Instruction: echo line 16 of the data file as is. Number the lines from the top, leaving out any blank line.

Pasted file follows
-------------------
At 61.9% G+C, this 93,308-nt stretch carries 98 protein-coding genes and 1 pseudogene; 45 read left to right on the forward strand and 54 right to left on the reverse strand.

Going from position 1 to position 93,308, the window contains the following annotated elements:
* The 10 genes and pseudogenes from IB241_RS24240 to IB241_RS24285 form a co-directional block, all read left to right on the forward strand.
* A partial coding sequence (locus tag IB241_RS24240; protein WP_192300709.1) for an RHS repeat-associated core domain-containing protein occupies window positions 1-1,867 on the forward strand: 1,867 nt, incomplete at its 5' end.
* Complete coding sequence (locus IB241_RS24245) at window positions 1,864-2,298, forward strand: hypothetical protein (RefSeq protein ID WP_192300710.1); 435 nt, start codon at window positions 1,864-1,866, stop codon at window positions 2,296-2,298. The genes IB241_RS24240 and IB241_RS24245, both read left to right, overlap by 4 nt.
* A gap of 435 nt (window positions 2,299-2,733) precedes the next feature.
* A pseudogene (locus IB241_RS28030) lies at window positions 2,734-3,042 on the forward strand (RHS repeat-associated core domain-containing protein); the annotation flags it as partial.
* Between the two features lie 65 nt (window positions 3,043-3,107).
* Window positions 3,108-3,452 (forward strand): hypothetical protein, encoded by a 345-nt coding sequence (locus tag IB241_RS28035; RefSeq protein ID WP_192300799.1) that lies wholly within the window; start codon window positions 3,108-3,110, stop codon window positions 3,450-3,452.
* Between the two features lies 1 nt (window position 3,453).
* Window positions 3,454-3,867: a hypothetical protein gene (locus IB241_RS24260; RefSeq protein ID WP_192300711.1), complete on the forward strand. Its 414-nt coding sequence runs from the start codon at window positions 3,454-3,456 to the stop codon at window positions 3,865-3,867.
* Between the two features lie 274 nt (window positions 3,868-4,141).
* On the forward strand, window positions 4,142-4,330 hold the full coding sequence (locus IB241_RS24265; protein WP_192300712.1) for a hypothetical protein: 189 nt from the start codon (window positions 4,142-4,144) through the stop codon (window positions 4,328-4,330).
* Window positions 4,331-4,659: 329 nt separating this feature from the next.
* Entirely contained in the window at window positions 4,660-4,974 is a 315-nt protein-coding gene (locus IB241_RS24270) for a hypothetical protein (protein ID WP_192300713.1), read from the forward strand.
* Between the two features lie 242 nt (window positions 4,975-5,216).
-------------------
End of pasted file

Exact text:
* Between the two features lie 242 nt (window positions 4,975-5,216).